Assateague Island is a 37-mile (60 km) barrier island off the eastern Delmarva Peninsula facing the Atlantic Ocean. Mariners have known the Virginia coast for a long time to be dangerous, and they called the many sands pit splinters “The Graveyard.” The dangers of the shallow water are made worse by the angry, uncertain mixing of two strong Atlantic Ocean currents.
This is where the cold Gulf Stream coming from Labrador and the warm Gulf Stream coming from the north meet. This is where the rage that has killed or damaged thousands of ships comes together. Assateague Island National Seashore is a beautiful low-lying sands pit island that faces the Atlantic Ocean. It is on the coasts of Maryland and Virginia. This beautiful place is said to be the Eastern Gate symbolic entranceway for the Woodland Indians. It is best known for its wild horses, which are called Chincoteague ponies.
Similar to Point Conception in California, Assateague Island is an ultra-sacred portal for Native American souls entering and exiting the Earth plane. The name Assateague is derived from a Native American term meaning “a running stream between” or “swiftly moving water.” Prehistoric tools have been unearthed on the island, demonstrating that the Indians raised vegetables and hunted the plentiful wildlife on the island long before the first white settlers arrived in 1688.
There is no evidence, however, that Native Americans lived permanently on this narrow sacred island. At the time of first contact, British colonists observed very peculiar burial practices among the Native Americans living near Assateague Island. The American Indian groups of Assateague, Choptank, and Nanticoke had a lot of respect for the bones of their recently dead relatives. The bones were put in a special Chiacason House made of logs and shelves that were built just for them. Before being put in the holy building, the bones were scraped clean of all skin.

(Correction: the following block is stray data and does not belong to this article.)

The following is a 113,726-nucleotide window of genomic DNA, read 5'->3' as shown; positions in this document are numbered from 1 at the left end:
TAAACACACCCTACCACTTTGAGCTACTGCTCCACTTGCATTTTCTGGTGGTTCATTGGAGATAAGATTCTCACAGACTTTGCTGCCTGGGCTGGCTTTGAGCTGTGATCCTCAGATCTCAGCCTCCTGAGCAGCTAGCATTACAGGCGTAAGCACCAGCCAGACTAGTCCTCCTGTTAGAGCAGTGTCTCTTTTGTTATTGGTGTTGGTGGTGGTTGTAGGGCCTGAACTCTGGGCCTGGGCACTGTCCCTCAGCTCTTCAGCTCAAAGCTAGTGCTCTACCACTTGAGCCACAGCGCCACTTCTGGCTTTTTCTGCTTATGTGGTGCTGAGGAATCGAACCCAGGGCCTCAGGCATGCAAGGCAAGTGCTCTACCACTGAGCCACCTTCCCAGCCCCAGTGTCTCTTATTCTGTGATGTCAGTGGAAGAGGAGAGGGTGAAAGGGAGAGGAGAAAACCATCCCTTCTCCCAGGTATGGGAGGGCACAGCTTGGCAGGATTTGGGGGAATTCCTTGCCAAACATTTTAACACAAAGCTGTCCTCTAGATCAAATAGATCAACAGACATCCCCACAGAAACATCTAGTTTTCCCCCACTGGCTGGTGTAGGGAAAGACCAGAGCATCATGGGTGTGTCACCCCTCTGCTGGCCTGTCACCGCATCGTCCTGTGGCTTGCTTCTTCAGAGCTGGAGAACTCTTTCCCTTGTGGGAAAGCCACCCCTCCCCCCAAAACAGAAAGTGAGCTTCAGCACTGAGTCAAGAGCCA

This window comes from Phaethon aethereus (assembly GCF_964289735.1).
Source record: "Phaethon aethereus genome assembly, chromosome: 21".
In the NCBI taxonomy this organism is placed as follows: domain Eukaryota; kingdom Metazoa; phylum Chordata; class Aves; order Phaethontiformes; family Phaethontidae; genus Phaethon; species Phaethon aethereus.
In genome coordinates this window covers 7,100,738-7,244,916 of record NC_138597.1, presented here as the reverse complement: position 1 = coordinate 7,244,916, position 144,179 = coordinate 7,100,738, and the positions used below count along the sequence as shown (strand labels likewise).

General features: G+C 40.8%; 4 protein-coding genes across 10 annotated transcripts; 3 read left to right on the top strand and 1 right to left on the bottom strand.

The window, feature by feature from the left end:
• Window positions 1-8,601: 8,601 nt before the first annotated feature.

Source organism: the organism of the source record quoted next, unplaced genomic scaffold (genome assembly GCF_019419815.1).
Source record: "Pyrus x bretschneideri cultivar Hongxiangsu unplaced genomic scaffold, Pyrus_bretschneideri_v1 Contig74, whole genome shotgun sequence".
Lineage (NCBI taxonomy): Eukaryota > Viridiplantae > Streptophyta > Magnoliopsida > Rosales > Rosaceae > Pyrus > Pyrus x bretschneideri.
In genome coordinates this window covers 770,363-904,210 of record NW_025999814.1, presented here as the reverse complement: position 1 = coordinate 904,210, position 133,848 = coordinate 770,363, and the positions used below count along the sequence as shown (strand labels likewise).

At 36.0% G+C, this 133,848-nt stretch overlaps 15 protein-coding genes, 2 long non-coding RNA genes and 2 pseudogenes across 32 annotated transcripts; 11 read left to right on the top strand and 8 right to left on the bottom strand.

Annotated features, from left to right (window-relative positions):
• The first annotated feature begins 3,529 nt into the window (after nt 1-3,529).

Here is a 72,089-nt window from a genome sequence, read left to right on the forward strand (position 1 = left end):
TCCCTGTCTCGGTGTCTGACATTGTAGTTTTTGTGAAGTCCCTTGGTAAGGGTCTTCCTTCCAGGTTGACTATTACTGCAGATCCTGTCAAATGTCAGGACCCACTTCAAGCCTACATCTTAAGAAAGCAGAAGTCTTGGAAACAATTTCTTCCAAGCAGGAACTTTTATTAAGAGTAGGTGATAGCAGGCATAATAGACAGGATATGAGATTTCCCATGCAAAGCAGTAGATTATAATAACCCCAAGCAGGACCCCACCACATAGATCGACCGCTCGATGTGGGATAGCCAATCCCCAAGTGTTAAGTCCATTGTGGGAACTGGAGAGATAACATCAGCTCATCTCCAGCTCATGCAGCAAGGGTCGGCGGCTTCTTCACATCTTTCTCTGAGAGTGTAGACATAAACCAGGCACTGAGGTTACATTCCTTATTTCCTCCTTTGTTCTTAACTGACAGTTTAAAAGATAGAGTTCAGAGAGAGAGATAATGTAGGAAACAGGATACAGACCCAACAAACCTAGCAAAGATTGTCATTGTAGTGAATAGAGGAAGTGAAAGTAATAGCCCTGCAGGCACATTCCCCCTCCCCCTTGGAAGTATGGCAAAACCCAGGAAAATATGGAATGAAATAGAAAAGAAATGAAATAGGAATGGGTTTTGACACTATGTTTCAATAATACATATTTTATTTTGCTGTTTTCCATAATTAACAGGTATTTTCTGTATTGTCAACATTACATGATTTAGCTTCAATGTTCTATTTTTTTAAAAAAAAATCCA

The dead person’s jewelry, pipes, beads, and other valuable things were put in boxes with their bones. After some time, the bones were brought back together and reburied in a fixed tomb where they would not be moved again. After the funeral, the person’s things were given to their friends and family in a somber ritual.
Early records showed that when the Indians were being removed from Maryland in 1759-60, they made a substantial effort to take the unburied bones with them, much to the consternation of the Puritan colonists. Assateague Island is a revered Native American location where lately deceased and newborn souls would depart and enter the cosmos. Further south at Roanoke Island, along the Outer Banks Island chain, the first British colony of settlers mysteriously disappeared and became known as the Lost Colony.
At Roanoke Island in North Carolina in the late 16th century, the British launched their first attempt to found a colony in North America. A colonization company was commissioned by Sir Walter Raleigh in 1585, first consisting of troops to construct a fort. Later, in 1587, a permanent group of 116 men, women, and children was added. Everything appeared to be going well for the colony until a conflict between England and Spain caused a three-year delay in supplies and protection.